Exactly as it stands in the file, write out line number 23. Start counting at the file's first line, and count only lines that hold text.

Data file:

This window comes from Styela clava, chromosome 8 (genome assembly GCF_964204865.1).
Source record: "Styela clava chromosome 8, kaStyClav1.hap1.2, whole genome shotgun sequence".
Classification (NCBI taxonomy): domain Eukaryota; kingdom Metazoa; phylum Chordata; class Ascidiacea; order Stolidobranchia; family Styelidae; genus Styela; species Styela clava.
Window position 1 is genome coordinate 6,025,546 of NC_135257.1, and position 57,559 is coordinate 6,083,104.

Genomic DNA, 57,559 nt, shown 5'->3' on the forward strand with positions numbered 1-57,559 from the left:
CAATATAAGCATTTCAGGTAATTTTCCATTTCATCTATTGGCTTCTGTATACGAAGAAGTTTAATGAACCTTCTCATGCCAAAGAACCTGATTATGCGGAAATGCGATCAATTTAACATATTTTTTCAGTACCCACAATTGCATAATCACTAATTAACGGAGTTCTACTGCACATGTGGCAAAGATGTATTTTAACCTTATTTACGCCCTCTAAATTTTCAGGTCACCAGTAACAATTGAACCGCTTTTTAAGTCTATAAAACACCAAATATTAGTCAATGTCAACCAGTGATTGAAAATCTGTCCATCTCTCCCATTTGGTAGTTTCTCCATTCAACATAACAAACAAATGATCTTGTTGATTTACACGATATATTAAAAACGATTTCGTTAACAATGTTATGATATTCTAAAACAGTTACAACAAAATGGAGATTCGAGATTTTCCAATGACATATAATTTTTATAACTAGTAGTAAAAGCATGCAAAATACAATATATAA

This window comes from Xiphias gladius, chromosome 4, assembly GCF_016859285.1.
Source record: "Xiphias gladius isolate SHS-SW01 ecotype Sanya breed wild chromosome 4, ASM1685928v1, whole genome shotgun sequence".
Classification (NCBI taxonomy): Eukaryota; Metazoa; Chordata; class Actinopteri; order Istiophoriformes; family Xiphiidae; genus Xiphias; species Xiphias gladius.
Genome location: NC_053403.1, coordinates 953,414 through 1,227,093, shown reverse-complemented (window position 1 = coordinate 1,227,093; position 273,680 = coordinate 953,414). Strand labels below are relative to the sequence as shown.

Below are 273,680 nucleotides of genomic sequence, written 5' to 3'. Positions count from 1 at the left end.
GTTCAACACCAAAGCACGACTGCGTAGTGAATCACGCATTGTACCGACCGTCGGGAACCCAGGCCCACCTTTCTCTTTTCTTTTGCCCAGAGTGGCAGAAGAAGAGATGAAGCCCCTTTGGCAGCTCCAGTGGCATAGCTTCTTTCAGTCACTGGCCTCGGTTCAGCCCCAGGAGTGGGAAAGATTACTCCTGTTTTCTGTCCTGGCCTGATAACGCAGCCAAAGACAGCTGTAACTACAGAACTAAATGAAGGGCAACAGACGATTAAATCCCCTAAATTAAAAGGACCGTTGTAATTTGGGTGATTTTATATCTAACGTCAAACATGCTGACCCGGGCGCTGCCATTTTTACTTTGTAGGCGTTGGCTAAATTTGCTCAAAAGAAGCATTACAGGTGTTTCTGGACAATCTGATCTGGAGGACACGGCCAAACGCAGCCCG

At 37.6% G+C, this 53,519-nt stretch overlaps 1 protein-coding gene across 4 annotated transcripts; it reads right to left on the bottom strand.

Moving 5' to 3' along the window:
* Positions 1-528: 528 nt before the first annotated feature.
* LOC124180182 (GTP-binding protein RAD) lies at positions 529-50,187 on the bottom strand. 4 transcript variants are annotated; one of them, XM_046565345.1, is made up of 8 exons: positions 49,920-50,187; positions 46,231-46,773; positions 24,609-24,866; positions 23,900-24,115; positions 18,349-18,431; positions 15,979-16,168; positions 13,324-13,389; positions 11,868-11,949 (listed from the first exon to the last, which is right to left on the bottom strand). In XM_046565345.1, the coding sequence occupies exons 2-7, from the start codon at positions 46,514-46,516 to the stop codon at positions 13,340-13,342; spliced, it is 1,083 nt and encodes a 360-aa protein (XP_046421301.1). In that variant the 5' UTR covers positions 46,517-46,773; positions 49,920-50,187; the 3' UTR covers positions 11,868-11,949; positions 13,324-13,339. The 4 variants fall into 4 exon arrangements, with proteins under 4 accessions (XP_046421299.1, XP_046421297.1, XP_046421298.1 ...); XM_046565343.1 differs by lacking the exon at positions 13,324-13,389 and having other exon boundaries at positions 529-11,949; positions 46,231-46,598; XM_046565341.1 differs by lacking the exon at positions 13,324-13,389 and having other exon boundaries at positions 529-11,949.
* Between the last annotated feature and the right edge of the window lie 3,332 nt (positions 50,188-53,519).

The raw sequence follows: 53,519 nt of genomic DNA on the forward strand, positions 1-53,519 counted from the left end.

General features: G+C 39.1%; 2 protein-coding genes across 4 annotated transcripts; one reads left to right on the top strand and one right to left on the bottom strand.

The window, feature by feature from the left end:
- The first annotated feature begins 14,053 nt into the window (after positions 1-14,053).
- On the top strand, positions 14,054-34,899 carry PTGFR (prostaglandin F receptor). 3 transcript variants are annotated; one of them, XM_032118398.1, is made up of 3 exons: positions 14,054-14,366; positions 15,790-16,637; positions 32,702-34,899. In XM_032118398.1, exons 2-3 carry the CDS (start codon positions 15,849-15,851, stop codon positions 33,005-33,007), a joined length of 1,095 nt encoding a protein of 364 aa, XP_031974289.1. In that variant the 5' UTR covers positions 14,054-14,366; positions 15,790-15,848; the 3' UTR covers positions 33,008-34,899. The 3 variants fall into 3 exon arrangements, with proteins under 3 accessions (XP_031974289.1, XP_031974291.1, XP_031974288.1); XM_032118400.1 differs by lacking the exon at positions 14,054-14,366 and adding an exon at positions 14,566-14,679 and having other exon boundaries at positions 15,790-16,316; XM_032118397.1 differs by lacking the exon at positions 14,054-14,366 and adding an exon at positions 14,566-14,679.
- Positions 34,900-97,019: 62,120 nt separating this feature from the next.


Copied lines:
- Positions 34,900-97,019: 62,120 nt separating this feature from the next.